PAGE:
Security information and event management (SIEM) came together from what seemed like a natural pairing between SIM and SEM solutions. But instead of producing a great combination, like a good peanut butter and jelly sandwich, SIEM as it’s known today is a complex and burdensome term with a lot of legacy baggage.
While SIEM often describes a tool for SOC analysts that collects event data and log information (SIM) and then analyzes and prioritizes the data collected from security events (SEM), almost every SOC has several so-called “SIEM” tools to optimize the event prioritization and response efforts.
Ultimately, the SEM functions of SIEM solutions are falling short, and SOC analysts need something better to serve their SEM needs.
Read on to understand how this merger occurred and the challenges of today’s SEM.
The first concept of SIEM was created in the late ‘90s as network and security teams looked for ways to consolidate the event log information from their various devices to a central location.
The centralized logging function of SIEM started as Security Information Management (SIM). As technology evolved, central data collection wasn’t enough. SOC analysts wanted to start applying logic to the data to define patterns of known bad activity and be alerted in more real time that this activity was happening instead of reacting only to post mortem analysis. This gave rise to Security Event Management (SEM).
SEM allowed the data to be analyzed with matching lists, mapping network traffic, grouping critical systems, and even joining various events and alerts together to look for a sequence of activity instead of individual events. SEM also introduced features for managing investigations through case management and response workflows. This included grouping related alerts to a “case, “assigning cases to a user or team, and then tracking the activity and information until the investigation could be closed with an outcome.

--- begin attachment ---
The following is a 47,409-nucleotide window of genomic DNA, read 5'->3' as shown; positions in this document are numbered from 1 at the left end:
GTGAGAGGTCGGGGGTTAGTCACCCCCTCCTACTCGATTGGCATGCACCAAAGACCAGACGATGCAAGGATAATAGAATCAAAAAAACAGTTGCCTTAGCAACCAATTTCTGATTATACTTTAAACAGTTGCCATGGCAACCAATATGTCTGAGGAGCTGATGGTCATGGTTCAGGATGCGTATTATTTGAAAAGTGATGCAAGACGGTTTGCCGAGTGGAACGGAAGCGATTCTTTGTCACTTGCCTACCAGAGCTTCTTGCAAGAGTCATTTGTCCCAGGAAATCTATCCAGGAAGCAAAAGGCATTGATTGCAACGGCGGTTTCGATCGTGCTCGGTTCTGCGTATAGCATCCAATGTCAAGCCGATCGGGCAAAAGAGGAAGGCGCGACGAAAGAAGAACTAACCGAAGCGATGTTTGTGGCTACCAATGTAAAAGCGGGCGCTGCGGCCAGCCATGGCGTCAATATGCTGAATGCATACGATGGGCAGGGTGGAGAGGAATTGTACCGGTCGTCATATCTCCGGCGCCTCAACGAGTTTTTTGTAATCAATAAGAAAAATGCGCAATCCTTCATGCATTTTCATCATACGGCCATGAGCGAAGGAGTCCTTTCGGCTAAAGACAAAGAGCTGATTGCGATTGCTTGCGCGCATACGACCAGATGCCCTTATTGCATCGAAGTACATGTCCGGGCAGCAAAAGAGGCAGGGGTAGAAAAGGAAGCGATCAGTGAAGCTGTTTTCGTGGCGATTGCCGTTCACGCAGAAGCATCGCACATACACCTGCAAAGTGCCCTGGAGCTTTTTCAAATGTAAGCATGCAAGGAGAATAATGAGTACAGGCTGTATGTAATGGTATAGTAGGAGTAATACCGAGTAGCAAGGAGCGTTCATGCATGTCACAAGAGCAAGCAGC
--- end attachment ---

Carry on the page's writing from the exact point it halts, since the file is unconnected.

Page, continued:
The SIM portion of SIEM provides organizations with data log collection and aggregation. This serves as a central repository for all event logs that are generated in an environment. From there, there are many things that can be done with the data. The core goal of the SIM is data retention and reporting to meeting compliance requirements. Many regulations require organizations to maintain all log messages from three months to several years, depending on the requirements, something SIM tools are well suited for. In addition, most SIMs come pre-packaged with out-of-the-box compliance reporting aligned with common compliance regulations like SOX, PCI, & HIPAA to name a few. This works by summarizing activity from various systems to demonstrate adherence to standards when the auditors arrive. [PT1] [AM2] Lastly, centralized logging makes it possible to conduct post mortem investigations though generally limited to logs alone. Providing centralized search on IPs, hosts, users, files and more.
It’s worth noting that early in the SIM and SEM “merger,” data rates were still very low, and data was only consumed from a few devices. The typical data feeds to a SIEM were IDS, firewall and router/switch traffic. Keep in mind that in the early- to mid-2000s, big data and distributed processing technologies didn’t exist in a readily consumable fashion. The primary databases were relational and were not designed to process data in the manner needed for SIEM.